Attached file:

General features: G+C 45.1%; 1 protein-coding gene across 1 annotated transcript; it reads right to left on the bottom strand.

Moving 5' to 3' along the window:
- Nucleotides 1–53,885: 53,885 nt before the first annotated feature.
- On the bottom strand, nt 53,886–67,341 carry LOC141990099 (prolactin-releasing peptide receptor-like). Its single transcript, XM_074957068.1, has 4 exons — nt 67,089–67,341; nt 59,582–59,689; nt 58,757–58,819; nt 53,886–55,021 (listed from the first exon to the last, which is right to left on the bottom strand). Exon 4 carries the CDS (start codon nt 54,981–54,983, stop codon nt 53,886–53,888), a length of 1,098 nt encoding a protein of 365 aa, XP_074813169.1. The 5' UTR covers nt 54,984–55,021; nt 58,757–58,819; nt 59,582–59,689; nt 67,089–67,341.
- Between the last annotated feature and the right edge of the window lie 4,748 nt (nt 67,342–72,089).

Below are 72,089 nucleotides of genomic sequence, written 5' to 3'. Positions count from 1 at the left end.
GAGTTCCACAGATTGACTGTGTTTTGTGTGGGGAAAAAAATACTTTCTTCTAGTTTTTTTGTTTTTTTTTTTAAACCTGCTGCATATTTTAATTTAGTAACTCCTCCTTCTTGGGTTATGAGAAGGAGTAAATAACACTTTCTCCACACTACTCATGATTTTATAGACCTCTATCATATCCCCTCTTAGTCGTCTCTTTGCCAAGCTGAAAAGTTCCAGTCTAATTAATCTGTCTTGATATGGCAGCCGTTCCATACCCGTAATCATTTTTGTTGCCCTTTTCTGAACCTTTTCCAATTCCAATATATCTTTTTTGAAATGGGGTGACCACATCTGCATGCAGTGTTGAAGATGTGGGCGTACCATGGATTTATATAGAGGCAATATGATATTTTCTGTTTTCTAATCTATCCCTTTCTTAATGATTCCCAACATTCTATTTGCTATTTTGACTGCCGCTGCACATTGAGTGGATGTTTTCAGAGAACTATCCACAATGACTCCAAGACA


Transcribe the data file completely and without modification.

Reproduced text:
General features: G+C 45.1%; 1 protein-coding gene across 1 annotated transcript; it reads right to left on the bottom strand.

Moving 5' to 3' along the window:
- Nucleotides 1–53,885: 53,885 nt before the first annotated feature.
- On the bottom strand, nt 53,886–67,341 carry LOC141990099 (prolactin-releasing peptide receptor-like). Its single transcript, XM_074957068.1, has 4 exons — nt 67,089–67,341; nt 59,582–59,689; nt 58,757–58,819; nt 53,886–55,021 (listed from the first exon to the last, which is right to left on the bottom strand). Exon 4 carries the CDS (start codon nt 54,981–54,983, stop codon nt 53,886–53,888), a length of 1,098 nt encoding a protein of 365 aa, XP_074813169.1. The 5' UTR covers nt 54,984–55,021; nt 58,757–58,819; nt 59,582–59,689; nt 67,089–67,341.
- Between the last annotated feature and the right edge of the window lie 4,748 nt (nt 67,342–72,089).

Below are 72,089 nucleotides of genomic sequence, written 5' to 3'. Positions count from 1 at the left end.
GAGTTCCACAGATTGACTGTGTTTTGTGTGGGGAAAAAAATACTTTCTTCTAGTTTTTTTGTTTTTTTTTTTAAACCTGCTGCATATTTTAATTTAGTAACTCCTCCTTCTTGGGTTATGAGAAGGAGTAAATAACACTTTCTCCACACTACTCATGATTTTATAGACCTCTATCATATCCCCTCTTAGTCGTCTCTTTGCCAAGCTGAAAAGTTCCAGTCTAATTAATCTGTCTTGATATGGCAGCCGTTCCATACCCGTAATCATTTTTGTTGCCCTTTTCTGAACCTTTTCCAATTCCAATATATCTTTTTTGAAATGGGGTGACCACATCTGCATGCAGTGTTGAAGATGTGGGCGTACCATGGATTTATATAGAGGCAATATGATATTTTCTGTTTTCTAATCTATCCCTTTCTTAATGATTCCCAACATTCTATTTGCTATTTTGACTGCCGCTGCACATTGAGTGGATGTTTTCAGAGAACTATCCACAATGACTCCAAGACA